The Optimal Medical Therapy for Glycemic Control in COVID-19

Hidekatsu Yanai

Abstract


Diabetes is highly linked to the severity of coronavirus disease 2019 (COVID-19). My recent meta-analysis also suggested a higher prevalence of diabetes in severe COVID-19 as compared with non-severe COVID-19. Recent observational studies have shown that hyperglycemia was significantly associated with severity of COVID-19 in both diabetic and non-diabetic patients. To prevent worse outcome of COVID-19, more tight glucose control is required. I studied the association between hyperglycemia and worse outcome of COVID-19, the putative beneficial and harmful effects, and clinical outcomes of oral hypoglycemic drugs and insulin use in glycemic control among COVID-19 patients, by searching literatures. Although there were some negative studies, the meta-analysis reported that the treatment using metformin was associated with reduction in mortality due to COVID-19. One study showed that treatment with sitagliptin, one of dipeptidyl peptidase-4 (DPP4) inhibitors, during hospitalization was associated with reduction of mortality, with a clinical improvement as compared with patients on the standard care. There were no clinical studies showed effects of glucagon-like peptide-1 receptor agonists, pioglitazone and sulfonylurea on COVID-19 outcomes. Regarding sodium-glucose cotransporter 2 (SGLT2) inhibitors, a case of euglycemic diabetic ketoacidosis (DKA) associated with COVID-19 and a case of DKA that was difficult to distinguish from COVID-19 were reported. COVID-19 patients who need hospital care may deteriorate rapidly, an early and appropriate initiation of insulin therapy in hyperglycemic COVID-19 patients may be to be encouraged.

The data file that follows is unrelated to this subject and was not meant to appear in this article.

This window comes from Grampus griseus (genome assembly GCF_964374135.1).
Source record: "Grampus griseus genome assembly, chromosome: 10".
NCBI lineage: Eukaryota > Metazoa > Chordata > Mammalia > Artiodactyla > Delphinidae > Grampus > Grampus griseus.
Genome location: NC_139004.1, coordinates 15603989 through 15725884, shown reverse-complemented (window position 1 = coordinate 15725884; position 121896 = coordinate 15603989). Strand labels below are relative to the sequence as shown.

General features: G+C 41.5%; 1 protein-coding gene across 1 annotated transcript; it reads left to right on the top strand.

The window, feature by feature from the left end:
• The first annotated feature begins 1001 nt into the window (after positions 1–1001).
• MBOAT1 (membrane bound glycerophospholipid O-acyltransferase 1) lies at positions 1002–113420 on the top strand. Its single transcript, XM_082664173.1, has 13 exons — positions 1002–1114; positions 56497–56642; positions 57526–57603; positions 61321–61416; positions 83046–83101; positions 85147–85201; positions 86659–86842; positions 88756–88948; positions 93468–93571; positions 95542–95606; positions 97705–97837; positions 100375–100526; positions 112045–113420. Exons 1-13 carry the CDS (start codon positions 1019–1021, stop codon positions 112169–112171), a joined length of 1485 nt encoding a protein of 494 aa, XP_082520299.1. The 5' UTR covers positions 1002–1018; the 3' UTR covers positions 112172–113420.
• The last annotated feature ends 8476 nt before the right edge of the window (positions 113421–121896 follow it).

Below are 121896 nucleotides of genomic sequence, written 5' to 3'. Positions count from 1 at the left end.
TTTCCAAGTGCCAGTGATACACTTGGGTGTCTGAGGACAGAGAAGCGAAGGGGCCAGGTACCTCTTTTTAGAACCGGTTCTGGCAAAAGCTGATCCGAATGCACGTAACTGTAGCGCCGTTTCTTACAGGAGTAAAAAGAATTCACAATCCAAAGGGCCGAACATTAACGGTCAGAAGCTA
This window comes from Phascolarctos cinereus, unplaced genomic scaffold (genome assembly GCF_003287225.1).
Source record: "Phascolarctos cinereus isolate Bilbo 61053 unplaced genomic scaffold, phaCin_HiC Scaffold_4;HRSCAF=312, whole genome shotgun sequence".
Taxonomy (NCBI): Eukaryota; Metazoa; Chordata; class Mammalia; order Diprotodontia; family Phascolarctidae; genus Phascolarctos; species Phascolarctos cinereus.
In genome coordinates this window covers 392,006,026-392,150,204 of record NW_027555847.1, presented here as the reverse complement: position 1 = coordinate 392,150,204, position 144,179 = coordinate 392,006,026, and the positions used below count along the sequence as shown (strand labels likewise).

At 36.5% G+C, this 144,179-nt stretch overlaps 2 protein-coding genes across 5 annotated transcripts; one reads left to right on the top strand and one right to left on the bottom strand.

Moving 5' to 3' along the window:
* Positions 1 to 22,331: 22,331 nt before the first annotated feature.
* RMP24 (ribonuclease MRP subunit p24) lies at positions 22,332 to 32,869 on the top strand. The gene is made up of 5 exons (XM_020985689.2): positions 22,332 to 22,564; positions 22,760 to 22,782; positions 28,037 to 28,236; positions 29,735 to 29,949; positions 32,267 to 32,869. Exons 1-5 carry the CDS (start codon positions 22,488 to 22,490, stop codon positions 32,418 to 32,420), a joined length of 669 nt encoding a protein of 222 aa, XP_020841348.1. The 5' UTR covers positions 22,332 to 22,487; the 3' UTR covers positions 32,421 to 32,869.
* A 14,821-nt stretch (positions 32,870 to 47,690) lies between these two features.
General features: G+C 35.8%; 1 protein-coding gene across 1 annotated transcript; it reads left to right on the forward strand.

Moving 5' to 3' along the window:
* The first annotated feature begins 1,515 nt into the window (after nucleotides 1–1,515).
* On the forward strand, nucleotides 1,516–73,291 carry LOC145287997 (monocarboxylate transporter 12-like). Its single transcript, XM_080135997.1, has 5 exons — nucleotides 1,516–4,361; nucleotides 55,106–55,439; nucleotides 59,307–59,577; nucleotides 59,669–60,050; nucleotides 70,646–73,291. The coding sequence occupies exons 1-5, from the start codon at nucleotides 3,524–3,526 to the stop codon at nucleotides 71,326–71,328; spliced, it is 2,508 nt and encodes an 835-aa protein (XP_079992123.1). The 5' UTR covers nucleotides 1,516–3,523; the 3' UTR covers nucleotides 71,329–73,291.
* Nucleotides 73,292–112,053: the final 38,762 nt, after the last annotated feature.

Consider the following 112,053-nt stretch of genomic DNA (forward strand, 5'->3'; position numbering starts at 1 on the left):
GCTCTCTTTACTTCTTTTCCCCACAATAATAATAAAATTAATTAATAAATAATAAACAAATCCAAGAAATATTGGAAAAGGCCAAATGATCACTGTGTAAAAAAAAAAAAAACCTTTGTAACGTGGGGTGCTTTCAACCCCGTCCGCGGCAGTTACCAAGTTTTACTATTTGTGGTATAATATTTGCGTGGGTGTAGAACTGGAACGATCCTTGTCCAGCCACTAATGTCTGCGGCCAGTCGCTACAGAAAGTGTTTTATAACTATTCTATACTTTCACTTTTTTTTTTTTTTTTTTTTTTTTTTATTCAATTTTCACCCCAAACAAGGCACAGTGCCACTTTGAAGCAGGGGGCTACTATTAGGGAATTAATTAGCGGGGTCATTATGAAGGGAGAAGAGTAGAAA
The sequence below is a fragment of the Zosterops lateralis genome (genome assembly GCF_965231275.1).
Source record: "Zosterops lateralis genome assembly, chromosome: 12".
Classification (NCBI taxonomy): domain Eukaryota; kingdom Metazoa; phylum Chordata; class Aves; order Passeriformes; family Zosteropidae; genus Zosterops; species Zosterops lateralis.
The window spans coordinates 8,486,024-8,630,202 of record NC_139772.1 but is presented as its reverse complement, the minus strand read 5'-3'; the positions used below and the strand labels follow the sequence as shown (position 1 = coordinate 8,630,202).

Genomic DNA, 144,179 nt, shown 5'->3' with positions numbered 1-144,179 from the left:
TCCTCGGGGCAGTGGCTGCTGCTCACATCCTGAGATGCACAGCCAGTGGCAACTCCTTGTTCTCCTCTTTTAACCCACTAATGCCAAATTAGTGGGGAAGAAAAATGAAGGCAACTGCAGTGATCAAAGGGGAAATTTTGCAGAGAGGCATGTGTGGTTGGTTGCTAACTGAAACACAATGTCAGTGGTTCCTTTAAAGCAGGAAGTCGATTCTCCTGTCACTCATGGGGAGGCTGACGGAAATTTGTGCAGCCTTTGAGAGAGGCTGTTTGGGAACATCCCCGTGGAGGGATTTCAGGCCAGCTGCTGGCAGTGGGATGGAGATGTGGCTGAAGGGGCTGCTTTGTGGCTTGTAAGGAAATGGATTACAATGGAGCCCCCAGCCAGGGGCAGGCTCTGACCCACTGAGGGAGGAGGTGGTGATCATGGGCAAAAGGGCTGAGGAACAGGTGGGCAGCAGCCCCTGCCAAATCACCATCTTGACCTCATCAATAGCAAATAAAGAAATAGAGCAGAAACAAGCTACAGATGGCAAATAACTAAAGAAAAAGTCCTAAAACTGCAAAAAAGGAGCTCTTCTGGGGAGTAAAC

J Endocrinol Metab. 2021;11(1):1-7
doi: https://doi.org/10.14740/jem718

Keywords


Glucose control; COVID-19; Oral hypoglycemic drugs; Insulin therapy

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